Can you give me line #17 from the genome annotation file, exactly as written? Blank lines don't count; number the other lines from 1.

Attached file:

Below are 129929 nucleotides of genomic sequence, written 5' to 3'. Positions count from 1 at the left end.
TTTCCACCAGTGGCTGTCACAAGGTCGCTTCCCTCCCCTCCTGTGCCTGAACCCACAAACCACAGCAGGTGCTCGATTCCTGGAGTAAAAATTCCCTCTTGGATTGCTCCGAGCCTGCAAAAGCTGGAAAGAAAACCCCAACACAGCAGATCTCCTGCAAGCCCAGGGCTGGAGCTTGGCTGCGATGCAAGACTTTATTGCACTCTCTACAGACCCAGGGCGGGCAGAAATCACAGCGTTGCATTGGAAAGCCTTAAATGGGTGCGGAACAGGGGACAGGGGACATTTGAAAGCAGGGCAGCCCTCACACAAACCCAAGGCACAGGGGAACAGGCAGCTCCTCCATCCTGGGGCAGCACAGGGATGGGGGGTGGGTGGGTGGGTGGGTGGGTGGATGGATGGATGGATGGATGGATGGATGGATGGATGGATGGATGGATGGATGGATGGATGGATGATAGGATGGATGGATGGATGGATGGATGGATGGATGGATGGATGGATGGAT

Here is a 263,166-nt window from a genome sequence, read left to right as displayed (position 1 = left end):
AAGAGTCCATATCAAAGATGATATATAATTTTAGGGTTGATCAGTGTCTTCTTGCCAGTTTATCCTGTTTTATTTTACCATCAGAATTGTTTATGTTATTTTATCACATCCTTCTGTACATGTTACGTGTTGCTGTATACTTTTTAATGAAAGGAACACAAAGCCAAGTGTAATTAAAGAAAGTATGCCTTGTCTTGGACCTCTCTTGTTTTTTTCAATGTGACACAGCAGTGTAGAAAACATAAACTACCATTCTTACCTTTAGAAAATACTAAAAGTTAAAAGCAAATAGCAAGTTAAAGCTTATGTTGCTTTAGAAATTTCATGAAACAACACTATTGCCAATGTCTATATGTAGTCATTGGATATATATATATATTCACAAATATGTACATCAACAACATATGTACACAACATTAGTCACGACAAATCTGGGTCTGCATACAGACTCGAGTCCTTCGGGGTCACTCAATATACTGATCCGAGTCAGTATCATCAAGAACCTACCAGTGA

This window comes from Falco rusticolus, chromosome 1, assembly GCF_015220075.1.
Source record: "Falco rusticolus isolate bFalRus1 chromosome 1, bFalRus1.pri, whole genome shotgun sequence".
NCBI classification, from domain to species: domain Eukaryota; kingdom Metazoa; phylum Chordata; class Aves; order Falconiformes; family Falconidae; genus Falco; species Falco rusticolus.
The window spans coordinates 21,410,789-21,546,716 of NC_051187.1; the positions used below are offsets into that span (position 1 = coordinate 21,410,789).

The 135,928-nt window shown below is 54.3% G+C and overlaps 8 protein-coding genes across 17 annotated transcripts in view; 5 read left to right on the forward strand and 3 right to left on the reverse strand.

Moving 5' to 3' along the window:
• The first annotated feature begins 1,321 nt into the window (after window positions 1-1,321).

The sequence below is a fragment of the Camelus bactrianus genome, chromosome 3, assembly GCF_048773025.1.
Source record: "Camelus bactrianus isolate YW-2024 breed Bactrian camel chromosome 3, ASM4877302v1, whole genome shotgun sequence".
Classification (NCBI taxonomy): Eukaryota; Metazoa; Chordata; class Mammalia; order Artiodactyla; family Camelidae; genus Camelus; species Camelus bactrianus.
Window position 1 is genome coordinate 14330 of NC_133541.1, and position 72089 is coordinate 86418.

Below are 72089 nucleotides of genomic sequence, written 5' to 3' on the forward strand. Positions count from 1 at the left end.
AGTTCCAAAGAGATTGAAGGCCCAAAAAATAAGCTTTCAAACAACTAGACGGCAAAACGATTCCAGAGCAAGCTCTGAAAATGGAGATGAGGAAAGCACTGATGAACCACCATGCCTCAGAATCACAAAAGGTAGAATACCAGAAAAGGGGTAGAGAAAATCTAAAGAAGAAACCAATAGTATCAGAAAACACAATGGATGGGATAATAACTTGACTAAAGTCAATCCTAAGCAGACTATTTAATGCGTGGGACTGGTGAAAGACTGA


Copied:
AGTTCCAAAGAGATTGAAGGCCCAAAAAATAAGCTTTCAAACAACTAGACGGCAAAACGATTCCAGAGCAAGCTCTGAAAATGGAGATGAGGAAAGCACTGATGAACCACCATGCCTCAGAATCACAAAAGGTAGAATACCAGAAAAGGGGTAGAGAAAATCTAAAGAAGAAACCAATAGTATCAGAAAACACAATGGATGGGATAATAACTTGACTAAAGTCAATCCTAAGCAGACTATTTAATGCGTGGGACTGGTGAAAGACTGA